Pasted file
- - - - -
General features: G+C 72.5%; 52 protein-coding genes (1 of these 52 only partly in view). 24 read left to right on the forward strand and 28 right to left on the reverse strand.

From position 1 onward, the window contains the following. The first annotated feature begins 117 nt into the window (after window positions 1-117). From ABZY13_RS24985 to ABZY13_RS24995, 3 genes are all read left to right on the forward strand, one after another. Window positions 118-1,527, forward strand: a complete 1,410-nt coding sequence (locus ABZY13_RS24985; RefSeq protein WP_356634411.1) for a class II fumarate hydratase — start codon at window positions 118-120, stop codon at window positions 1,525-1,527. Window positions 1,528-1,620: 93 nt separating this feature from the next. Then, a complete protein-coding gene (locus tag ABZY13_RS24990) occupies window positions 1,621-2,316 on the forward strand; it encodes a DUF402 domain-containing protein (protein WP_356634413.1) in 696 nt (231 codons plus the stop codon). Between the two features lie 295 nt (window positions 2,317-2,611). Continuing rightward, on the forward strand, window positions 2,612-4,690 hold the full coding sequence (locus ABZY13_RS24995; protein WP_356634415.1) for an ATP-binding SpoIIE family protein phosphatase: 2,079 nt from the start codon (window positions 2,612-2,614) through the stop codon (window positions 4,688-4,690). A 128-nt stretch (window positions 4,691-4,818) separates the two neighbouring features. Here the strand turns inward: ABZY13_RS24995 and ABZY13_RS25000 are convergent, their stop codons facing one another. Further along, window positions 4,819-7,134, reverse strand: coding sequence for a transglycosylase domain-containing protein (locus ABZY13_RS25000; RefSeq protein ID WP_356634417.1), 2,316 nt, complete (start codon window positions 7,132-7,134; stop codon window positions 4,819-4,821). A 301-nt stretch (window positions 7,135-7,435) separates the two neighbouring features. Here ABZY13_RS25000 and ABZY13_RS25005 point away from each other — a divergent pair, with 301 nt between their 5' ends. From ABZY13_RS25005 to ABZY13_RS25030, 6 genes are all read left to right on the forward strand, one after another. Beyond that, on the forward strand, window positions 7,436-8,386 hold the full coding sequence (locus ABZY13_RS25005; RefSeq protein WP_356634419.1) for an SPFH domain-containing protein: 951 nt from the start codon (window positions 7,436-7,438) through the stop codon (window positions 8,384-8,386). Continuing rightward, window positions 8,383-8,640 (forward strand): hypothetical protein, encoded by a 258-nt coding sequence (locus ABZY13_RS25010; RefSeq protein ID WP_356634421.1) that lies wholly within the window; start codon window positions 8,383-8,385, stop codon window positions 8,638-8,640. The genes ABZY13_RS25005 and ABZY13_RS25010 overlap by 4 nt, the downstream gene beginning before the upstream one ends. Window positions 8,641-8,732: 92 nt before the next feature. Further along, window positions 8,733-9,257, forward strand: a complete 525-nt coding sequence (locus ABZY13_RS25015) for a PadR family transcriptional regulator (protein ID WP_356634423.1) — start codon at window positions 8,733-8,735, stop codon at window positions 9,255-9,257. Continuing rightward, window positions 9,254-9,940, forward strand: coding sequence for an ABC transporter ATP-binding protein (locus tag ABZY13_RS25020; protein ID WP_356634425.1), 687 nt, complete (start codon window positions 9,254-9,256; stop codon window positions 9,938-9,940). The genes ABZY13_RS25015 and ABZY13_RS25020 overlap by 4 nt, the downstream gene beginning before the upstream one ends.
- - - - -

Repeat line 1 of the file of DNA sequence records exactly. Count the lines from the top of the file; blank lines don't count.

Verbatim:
General features: G+C 72.5%; 52 protein-coding genes (1 of these 52 only partly in view). 24 read left to right on the forward strand and 28 right to left on the reverse strand.